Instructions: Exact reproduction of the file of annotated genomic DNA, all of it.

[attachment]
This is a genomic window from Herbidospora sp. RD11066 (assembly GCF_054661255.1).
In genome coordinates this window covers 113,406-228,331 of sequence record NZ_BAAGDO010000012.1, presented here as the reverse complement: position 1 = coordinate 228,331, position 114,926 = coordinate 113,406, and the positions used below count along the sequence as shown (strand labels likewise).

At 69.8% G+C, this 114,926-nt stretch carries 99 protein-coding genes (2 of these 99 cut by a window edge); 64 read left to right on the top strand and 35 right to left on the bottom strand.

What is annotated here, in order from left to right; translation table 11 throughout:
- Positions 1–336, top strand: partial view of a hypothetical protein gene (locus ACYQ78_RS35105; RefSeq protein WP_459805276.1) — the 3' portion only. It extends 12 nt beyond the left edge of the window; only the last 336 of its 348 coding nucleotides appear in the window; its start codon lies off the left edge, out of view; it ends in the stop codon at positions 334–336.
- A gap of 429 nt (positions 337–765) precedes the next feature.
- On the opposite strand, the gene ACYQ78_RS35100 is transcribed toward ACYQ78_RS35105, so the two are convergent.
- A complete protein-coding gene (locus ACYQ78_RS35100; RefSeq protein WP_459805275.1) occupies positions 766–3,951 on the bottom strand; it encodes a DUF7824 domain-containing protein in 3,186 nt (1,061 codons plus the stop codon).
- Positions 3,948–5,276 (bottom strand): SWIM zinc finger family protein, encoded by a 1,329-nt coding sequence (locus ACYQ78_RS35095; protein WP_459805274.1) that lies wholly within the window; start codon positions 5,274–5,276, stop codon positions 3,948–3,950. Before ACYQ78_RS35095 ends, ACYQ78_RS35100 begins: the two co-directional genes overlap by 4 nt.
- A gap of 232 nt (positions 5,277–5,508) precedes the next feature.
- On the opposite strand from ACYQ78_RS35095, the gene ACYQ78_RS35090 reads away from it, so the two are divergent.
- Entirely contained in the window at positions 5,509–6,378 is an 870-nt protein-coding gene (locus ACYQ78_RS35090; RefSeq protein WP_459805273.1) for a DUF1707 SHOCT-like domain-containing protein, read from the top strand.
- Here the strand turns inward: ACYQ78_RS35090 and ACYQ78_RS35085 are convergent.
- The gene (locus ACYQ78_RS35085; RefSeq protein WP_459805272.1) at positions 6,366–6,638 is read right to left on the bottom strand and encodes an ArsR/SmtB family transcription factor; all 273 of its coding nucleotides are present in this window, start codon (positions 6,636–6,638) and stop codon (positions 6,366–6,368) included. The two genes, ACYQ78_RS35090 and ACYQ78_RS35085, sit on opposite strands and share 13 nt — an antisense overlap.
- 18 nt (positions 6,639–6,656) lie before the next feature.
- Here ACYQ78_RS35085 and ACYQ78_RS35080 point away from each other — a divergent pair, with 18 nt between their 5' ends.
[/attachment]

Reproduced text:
This is a genomic window from Herbidospora sp. RD11066 (assembly GCF_054661255.1).
In genome coordinates this window covers 113,406-228,331 of sequence record NZ_BAAGDO010000012.1, presented here as the reverse complement: position 1 = coordinate 228,331, position 114,926 = coordinate 113,406, and the positions used below count along the sequence as shown (strand labels likewise).

At 69.8% G+C, this 114,926-nt stretch carries 99 protein-coding genes (2 of these 99 cut by a window edge); 64 read left to right on the top strand and 35 right to left on the bottom strand.

What is annotated here, in order from left to right; translation table 11 throughout:
- Positions 1–336, top strand: partial view of a hypothetical protein gene (locus ACYQ78_RS35105; RefSeq protein WP_459805276.1) — the 3' portion only. It extends 12 nt beyond the left edge of the window; only the last 336 of its 348 coding nucleotides appear in the window; its start codon lies off the left edge, out of view; it ends in the stop codon at positions 334–336.
- A gap of 429 nt (positions 337–765) precedes the next feature.
- On the opposite strand, the gene ACYQ78_RS35100 is transcribed toward ACYQ78_RS35105, so the two are convergent.
- A complete protein-coding gene (locus ACYQ78_RS35100; RefSeq protein WP_459805275.1) occupies positions 766–3,951 on the bottom strand; it encodes a DUF7824 domain-containing protein in 3,186 nt (1,061 codons plus the stop codon).
- Positions 3,948–5,276 (bottom strand): SWIM zinc finger family protein, encoded by a 1,329-nt coding sequence (locus ACYQ78_RS35095; protein WP_459805274.1) that lies wholly within the window; start codon positions 5,274–5,276, stop codon positions 3,948–3,950. Before ACYQ78_RS35095 ends, ACYQ78_RS35100 begins: the two co-directional genes overlap by 4 nt.
- A gap of 232 nt (positions 5,277–5,508) precedes the next feature.
- On the opposite strand from ACYQ78_RS35095, the gene ACYQ78_RS35090 reads away from it, so the two are divergent.
- Entirely contained in the window at positions 5,509–6,378 is an 870-nt protein-coding gene (locus ACYQ78_RS35090; RefSeq protein WP_459805273.1) for a DUF1707 SHOCT-like domain-containing protein, read from the top strand.
- Here the strand turns inward: ACYQ78_RS35090 and ACYQ78_RS35085 are convergent.
- The gene (locus ACYQ78_RS35085; RefSeq protein WP_459805272.1) at positions 6,366–6,638 is read right to left on the bottom strand and encodes an ArsR/SmtB family transcription factor; all 273 of its coding nucleotides are present in this window, start codon (positions 6,636–6,638) and stop codon (positions 6,366–6,368) included. The two genes, ACYQ78_RS35090 and ACYQ78_RS35085, sit on opposite strands and share 13 nt — an antisense overlap.
- 18 nt (positions 6,639–6,656) lie before the next feature.
- Here ACYQ78_RS35085 and ACYQ78_RS35080 point away from each other — a divergent pair, with 18 nt between their 5' ends.